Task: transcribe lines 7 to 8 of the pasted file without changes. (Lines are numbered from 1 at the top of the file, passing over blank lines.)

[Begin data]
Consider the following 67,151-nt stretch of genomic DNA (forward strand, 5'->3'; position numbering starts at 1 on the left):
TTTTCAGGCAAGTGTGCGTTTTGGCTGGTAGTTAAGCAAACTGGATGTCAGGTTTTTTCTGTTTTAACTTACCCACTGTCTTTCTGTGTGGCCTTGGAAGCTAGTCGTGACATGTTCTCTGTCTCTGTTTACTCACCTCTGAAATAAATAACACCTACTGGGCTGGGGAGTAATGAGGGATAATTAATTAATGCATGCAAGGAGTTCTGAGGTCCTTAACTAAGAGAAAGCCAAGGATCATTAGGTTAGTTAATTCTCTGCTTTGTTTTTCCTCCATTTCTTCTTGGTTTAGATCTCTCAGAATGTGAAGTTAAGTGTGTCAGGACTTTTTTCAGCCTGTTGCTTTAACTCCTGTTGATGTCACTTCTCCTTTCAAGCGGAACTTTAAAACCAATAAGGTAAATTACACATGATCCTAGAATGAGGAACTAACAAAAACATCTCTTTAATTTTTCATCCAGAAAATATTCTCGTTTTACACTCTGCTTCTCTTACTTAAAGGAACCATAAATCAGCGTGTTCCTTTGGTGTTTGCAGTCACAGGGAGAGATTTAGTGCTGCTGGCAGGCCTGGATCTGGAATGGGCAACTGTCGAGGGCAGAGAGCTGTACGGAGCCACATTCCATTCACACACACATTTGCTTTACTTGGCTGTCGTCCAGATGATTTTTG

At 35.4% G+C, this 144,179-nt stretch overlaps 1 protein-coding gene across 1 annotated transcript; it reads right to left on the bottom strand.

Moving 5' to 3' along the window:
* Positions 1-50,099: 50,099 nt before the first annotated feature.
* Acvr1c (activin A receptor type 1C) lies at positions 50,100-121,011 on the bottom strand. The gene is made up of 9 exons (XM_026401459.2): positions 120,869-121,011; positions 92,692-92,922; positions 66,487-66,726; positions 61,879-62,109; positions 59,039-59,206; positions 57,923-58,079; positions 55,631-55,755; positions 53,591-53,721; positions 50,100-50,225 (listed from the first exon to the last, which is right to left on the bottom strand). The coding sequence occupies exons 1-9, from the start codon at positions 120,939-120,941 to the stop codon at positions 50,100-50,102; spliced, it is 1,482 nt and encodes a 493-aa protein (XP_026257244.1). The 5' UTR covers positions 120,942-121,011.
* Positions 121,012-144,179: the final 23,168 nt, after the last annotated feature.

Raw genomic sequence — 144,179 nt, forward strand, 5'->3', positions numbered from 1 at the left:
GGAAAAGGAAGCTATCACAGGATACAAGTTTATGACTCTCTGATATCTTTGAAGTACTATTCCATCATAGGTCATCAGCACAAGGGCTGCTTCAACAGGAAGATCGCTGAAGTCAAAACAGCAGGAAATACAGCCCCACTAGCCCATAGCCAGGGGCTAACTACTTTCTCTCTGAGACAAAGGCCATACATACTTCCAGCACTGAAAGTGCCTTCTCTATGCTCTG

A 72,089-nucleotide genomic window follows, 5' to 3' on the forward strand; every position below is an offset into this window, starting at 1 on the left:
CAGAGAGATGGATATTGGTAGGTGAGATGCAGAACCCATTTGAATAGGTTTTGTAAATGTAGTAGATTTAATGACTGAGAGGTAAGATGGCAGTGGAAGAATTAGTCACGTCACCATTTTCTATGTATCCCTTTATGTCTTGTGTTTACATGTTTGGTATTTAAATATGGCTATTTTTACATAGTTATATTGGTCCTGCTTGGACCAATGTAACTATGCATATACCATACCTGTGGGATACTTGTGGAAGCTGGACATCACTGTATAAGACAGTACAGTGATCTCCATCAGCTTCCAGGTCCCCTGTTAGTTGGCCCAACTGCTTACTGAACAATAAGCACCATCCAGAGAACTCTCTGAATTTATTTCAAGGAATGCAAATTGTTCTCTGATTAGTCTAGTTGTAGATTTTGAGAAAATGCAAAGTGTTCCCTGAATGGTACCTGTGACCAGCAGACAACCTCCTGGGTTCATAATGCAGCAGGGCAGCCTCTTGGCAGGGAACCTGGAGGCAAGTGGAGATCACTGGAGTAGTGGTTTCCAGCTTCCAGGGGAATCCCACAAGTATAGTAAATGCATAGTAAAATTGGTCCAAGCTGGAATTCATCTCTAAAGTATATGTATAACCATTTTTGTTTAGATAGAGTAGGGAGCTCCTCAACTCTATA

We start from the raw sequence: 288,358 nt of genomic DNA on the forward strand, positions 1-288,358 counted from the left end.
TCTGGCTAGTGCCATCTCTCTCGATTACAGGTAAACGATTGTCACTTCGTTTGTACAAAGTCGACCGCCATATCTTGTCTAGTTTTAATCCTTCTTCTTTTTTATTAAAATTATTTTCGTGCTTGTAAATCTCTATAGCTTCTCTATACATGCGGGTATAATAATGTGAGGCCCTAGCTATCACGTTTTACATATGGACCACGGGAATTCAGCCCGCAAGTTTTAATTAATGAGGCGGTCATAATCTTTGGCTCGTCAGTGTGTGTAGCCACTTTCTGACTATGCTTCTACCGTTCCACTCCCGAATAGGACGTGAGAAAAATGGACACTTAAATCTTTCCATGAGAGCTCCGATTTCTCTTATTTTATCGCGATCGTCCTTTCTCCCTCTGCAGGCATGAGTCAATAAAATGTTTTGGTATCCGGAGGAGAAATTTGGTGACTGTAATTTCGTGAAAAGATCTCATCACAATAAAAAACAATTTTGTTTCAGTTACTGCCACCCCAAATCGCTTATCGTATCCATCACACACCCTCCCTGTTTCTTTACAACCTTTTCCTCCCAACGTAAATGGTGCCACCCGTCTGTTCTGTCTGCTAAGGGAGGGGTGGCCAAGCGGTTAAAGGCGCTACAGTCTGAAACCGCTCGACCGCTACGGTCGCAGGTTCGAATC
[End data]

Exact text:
* Positions 121,012-144,179: the final 23,168 nt, after the last annotated feature.

Raw genomic sequence — 144,179 nt, forward strand, 5'->3', positions numbered from 1 at the left: